Getting started with Aggregator CLI for Azure DevOps Work Item Roll-up

Back in the day I wrote a tool, TFS Alerts DSL, to do Work Item roll-up for TFS. Overtime I updated this to support VSTS (as Azure DevOps was then called), it’s final version is still available in the Azure DevOps Marketplace as the Azure DevOps Service Hooks DSL. So when I recently had a need for Work Item roll-up I did consider using my own tool, just for a short while. However, I quickly realised a much better option was to use the Aggregator CLI. This is a successor to the TFS Aggregator Plug-in and is a far more mature project than my tool and actively under development.

However, I have found the Aggregator CLI a little hard to get started with. The best ‘getting started’ documentation seems to be in the command examples, but I is not that easy to find. So I thought this blog post was a good idea, so I don’t forget the details in the future.


In this latest version of the Aggregator the functionality is delivered using Azure Functions, one per rule. These are linked to Azure DevOps Service hook events. The command line tool setup process configures all of the parts required setting up Azure resources, Azure DevOps events and managing rules.


    1. Open the  Azure Portal
    2. Select the Azure Active Directory (AAD) instance to create an App Registration in.
    3. Create a new App Registration
      1. Create a new app registration
      2. Provide name, you can leave the rest as defaults
      3. Press Register
    4. From the root of the Azure Portal pick the Subscription you wish to create the Azure Functions in
    5. In the Access (IAM ) section grant the ‘contributor role’ for the subscription to the newly created App Registration.

Using the Aggregator CLI

At a command prompt we need to now start to use the tool to link up Azure Services and Azure DevOps

  • First we log the CLI tool into Azure. You can find the values required from Azure Portal, in the Subscription overview and App Registration overview. You create a password from ‘client and secrets’ section for the App Registration.

.aggregator-cli.exe –subscription <sub-id> –client <client-id> –tenant <tenant-id> –password <pwd>

.aggregator-cli.exe logon.ado –url<org> –mode PAT –token <pat>

  • Now we can create the Instance of the Aggregator in  Azure

    Note: I had ling delays and timeout problems here due to what turned our to be a  poor WIFI link. The strange thing was it was not obviously failing WIFI but just unstable enough to cause issues. As soon as I swapped to Ethernet the problems went away.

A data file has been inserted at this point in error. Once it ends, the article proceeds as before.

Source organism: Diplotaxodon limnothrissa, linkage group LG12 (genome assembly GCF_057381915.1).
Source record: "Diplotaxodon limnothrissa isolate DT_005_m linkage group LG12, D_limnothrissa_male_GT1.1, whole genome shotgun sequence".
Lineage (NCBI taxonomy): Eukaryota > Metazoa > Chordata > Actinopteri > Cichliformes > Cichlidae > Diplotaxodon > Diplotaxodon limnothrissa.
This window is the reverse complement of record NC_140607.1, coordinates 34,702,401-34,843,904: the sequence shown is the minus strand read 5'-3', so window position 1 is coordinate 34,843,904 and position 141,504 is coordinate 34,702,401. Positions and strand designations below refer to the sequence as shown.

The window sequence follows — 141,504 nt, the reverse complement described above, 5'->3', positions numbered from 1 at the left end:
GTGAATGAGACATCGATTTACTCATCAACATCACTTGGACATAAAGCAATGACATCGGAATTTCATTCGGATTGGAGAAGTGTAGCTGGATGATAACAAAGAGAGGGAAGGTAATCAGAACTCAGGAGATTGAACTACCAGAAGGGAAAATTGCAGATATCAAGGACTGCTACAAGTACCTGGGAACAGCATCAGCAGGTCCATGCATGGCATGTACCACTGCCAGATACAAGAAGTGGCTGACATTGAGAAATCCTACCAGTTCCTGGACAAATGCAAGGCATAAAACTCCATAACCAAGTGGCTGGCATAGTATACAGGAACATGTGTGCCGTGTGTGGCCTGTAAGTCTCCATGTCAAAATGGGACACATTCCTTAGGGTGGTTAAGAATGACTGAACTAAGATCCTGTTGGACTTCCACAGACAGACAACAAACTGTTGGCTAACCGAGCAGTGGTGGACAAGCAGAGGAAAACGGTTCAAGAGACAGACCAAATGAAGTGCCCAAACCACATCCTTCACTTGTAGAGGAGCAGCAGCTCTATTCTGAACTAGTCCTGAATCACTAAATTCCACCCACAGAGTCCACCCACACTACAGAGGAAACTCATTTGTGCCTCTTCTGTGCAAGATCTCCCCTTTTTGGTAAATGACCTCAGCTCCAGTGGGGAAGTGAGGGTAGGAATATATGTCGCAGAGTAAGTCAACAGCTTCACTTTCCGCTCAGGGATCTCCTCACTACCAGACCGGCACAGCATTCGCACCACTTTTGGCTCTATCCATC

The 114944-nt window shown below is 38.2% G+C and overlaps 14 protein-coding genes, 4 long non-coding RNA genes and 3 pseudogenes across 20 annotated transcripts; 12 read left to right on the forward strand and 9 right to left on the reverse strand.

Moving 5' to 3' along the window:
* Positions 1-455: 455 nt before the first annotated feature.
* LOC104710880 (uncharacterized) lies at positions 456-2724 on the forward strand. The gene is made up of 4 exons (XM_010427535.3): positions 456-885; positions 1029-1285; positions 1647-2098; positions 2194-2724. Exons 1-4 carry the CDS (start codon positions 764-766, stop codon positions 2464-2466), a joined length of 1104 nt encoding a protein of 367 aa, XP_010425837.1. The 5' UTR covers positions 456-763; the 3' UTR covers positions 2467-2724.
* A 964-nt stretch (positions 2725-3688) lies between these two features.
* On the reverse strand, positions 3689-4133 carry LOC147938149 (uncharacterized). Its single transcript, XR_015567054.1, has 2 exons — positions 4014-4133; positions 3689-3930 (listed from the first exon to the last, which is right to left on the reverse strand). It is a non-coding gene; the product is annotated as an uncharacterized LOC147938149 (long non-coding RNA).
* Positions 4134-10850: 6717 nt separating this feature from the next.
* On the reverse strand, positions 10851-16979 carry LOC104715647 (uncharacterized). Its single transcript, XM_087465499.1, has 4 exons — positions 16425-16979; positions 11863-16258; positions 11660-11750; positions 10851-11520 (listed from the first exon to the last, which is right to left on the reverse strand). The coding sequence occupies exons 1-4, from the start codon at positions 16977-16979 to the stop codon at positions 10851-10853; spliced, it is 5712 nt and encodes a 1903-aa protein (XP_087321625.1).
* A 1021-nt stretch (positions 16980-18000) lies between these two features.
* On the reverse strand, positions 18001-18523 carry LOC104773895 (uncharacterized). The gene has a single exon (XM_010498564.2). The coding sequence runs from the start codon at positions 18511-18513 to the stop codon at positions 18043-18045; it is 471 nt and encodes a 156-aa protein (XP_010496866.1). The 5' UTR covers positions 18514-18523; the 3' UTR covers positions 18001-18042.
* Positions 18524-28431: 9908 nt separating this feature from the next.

The basic form of the command is as follows, this will create a new resource group in Azure and then the required Web App, Storage, Application Insights etc. As this is  done using an ARM template so it is idempotent i.e. it can re run as many times as you wish, it will just update the Azure services if they already exist.

    .aggregator-cli.exe install.instance –verbose –name yourinstancename –location westeurope

  • When this completes, you can see the new resources in the Azure Portal, or check them with command line

    .aggregator-cli.exe list.instances

  • You next need to register your rules. You can register as many as you wish. A few samples are provided in the test folder in the downloaded ZIP, these are good for a quick tests, thought you will usually create your own for production use. When you add a rule, behind the scenes this creates an Azure Function with the same name as the rule.

    .aggregator-cli.exe add.rule –verbose –instance yourinstancename –name test1 –file testtest1.rule

  • Finally you map a rule to some event in Azure DevOps instance

    .aggregator-cli.exe map.rule –verbose –project yourproject –event workitem.updated –instance rfado –rule test1

And once all this done you should have a working system. If you are using the the test rules then quickest option to see it is working is to

  1. Go into the Azure Portal
  2. Find the created Resource Group
  3. Pick the App Service for the Azure Functions
  4. Pick the Function for the rule under test
  5. Pick the Monitor
  6. Pick Logs
  7. Open Live Metric
  8. You should see log entries when you perform the event on a work item you mapped to the function.

So I hope this helps my future self remember how get this tool setup quickly